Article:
Natural Language Processing: A Guide to NLP
What is Natural Language Processing?
Natural Language Processing, or NLP for short, is a field of machine learning and linguistics focused on understanding everything related to human language. There is a set of classical NLP problems, the solution of which is of practical use.

Main NLP Usecases
The following is a list of common NLP tasks:

  • Text classification is one of the most common NLP tasks. Given a set of texts it classifies each one into specific or multiple categories. Text classification has a variety of real-world applications, not limited to: getting the sentiment of a review, determining whether an email is a spam, determining if a sentence is grammatically correct, news categories classification
  • Machine translation is one of the first problems of NLP. For the last decade, there has been huge progress in that area with the usage of transformer architecture. But the task of obtaining a fully automatic translation of high quality (FAHQMT) remains unresolved.
  • Named-entity recognition: The task of NER is to select the continuous fragments of entities in the text. Let's say there is a news text, and we want to highlight entities in it (some prefixed set, for example, persons, locations, organizations, dates, and so on). The task of the NER is to understand that the section of the text "January 1, 2020" is a date, "Elon Musk" is a person, and "Tesla" is an organization.
  • Relation extraction: Identifying the grammatical components of a sentence (verb, adjective, noun), or the named entities (person, location, organization)
  • Chatbots can simulate a conversation or a chat with a user in natural language through messaging applications, websites, mobile apps, or through the telephone. Amazon and Alexa are some of the most common examples of chatbots.
  • Text summarization system accepts a large text as input, and outputs a smaller text that somehow reflects the content of a large one. For example, the machine is required to generate a retelling of the text, its title or annotation.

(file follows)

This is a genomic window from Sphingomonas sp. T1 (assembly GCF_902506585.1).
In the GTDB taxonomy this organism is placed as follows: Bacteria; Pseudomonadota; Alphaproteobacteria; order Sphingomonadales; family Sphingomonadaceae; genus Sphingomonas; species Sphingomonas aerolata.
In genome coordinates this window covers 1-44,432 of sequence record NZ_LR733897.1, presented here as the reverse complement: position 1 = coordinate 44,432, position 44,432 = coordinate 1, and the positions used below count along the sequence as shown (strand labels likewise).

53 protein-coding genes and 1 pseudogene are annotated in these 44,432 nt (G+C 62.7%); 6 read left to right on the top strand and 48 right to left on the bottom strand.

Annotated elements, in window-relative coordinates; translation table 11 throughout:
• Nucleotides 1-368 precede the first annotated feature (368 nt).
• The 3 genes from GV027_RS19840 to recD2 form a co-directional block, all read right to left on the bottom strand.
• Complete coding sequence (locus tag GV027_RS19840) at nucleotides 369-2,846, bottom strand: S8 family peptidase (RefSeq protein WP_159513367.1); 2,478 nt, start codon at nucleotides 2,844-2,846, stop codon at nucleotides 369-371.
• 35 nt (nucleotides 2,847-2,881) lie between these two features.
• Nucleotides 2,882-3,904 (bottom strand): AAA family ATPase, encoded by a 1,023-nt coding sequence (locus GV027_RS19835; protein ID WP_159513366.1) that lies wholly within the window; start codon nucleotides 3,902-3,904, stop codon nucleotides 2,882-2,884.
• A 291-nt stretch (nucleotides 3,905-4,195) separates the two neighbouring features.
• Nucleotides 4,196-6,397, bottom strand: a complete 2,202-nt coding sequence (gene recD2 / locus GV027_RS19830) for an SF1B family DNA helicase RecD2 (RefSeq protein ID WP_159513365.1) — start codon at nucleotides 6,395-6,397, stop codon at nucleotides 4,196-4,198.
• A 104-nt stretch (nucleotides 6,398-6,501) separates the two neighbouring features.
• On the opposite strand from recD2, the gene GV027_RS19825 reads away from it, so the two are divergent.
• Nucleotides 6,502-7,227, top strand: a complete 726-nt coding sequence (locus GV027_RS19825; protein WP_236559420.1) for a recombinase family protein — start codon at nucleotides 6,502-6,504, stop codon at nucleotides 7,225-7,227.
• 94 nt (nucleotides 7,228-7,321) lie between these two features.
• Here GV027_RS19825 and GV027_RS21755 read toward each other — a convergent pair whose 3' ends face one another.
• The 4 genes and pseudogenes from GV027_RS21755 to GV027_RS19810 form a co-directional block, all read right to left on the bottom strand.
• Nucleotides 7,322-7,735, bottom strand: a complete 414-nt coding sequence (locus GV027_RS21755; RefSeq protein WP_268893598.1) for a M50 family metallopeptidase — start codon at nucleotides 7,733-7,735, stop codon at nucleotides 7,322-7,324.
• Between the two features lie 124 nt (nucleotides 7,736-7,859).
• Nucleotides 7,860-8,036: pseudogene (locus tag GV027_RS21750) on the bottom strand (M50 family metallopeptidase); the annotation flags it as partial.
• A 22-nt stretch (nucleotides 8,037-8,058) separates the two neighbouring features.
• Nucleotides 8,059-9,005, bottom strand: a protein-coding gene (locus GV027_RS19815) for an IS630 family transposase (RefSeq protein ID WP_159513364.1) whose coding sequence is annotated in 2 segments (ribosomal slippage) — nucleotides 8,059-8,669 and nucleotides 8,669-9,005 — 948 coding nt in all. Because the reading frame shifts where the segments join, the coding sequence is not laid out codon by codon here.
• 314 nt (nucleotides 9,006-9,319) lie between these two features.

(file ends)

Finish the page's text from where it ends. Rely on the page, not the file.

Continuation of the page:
NLP Tools and Libraries

  • NLTK — a base for any NLP project

    The Natural Language Toolkit, or more commonly NLTK, is a suite of libraries and programs for symbolic and statistical natural language processing (NLP) for English written in the Python programming language. NLTK includes graphical demonstrations and sample data. Whether you're a researcher or an ML engineer, NLTK is likely the first tool you will encounter to play and work with text analysis. It doesn't, however, contain datasets large enough for deep learning but will be a great base for any NLP project to be augmented with other tools

  • CoreNLP — language-agnostic and solid for all purposes

    A comprehensive NLP platform from Stanford, CoreNLP enables users to derive linguistic annotations for text, including token and sentence boundaries, parts of speech, named entities, numeric and time values, dependency and constituency parses, coreference, sentiment, quote attributions, and relations. It has pretrained models in 6 human languages.

  • Gensim — a library for word vectors

    Gensim is a free open-source Python library for representing documents as semantic vectors, as efficiently and painlessly as possible. Originally it was created for unsupervised information extraction tasks such as document indexing, similarity retrieval and topic modeling, but mostly it is used for working with Word2Vec vectors. It was designed with practicality, memory optimization and performance principles in mind.

  • spaCy — business-ready with neural networks

    Considered an advanced version of NLTK, spaCy is designed to be used in real-life production environments, operating with deep learning frameworks like TensorFlow and PyTorch. spaCy is opinionated, meaning that it doesn't give you a choice of what algorithm to use for what task — that's why it's a bad option for teaching and research. Instead, it provides a lot of business-oriented services and an end-to-end production pipeline.

  • TextBlob — beginner tool for fast prototyping

    TextBlob is a more intuitive and easy to use version of NLTK, which makes it more practical in real-life applications. Its strong suit is a language translation feature powered by Google Translate. Unfortunately, it's also too slow for production and doesn't have some handy features like word vectors. But it's still recommended as a number one option for beginners and prototyping needs. As you can see from the variety of tools, you choose one based on what fits your project best — even if it's just for learning and exploring text processing. You can be sure about one common feature — all of these tools have active discussion boards where most of your problems will be addressed and answered.

  • Transformers — State-of-the-art Natural Language Processing

    Transformers provides general-purpose architectures (BERT, GPT-2, RoBERTa, XLM, DistilBert, XLNet…) for Natural Language Understanding (NLU) and Natural Language Generation (NLG) with over 32+ pretrained models in 100+ languages and deep interoperability between Jax, PyTorch and TensorFlow.

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